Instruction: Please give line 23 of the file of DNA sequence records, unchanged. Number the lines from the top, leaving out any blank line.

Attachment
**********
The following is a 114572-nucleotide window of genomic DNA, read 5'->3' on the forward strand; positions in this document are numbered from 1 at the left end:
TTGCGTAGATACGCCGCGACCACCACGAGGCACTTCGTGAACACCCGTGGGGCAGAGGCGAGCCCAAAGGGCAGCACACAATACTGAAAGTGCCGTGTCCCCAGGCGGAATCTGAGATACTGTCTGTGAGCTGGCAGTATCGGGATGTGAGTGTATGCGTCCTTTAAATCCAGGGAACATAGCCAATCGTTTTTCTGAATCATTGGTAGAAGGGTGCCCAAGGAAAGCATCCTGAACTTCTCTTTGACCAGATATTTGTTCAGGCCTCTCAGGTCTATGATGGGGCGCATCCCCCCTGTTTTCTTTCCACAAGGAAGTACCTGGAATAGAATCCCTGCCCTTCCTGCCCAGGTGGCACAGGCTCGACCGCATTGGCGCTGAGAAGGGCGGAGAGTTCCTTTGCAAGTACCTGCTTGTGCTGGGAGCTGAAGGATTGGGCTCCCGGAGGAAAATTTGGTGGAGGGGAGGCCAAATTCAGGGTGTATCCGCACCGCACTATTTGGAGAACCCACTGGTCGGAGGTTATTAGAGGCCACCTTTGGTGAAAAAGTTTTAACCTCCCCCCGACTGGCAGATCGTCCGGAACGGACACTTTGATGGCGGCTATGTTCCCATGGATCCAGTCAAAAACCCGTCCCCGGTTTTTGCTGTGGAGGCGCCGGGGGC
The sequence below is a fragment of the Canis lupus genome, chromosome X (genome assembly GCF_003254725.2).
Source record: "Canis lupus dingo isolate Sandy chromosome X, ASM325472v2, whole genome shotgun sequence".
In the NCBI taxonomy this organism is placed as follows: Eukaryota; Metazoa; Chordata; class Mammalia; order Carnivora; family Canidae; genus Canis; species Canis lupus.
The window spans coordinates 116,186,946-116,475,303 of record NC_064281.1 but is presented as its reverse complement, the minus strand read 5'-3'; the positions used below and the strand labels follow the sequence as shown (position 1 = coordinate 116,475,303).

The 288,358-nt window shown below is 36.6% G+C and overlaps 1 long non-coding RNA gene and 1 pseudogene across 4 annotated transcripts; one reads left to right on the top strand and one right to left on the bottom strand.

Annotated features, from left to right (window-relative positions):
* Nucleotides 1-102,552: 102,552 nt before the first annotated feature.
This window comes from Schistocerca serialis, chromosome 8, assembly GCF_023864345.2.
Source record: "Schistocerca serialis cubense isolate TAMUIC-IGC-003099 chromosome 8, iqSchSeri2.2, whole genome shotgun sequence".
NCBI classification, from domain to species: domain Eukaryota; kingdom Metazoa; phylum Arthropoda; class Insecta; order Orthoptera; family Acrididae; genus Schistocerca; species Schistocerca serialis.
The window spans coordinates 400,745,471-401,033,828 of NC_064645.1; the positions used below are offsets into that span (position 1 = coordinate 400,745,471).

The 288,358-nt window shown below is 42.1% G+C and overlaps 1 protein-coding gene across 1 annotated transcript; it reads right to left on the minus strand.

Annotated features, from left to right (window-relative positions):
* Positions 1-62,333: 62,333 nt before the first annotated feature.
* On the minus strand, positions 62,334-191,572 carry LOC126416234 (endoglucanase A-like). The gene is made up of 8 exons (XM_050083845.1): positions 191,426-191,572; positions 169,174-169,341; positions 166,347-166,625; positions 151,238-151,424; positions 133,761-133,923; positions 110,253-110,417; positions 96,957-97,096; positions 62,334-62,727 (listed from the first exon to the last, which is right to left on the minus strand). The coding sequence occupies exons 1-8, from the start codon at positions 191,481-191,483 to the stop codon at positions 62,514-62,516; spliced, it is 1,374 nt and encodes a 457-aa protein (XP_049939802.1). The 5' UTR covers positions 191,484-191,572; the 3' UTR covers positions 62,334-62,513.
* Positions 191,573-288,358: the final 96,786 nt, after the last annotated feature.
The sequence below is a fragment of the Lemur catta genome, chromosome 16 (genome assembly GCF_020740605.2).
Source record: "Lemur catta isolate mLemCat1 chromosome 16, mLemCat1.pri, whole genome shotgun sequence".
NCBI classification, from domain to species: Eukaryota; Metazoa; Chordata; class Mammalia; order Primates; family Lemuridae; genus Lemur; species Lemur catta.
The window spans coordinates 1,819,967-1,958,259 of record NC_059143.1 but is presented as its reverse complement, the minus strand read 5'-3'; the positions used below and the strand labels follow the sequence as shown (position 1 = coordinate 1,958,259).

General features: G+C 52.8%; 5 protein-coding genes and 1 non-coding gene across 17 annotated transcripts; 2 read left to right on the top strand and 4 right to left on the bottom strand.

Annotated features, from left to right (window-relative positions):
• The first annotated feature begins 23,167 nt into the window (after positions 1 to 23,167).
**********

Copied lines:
General features: G+C 52.8%; 5 protein-coding genes and 1 non-coding gene across 17 annotated transcripts; 2 read left to right on the top strand and 4 right to left on the bottom strand.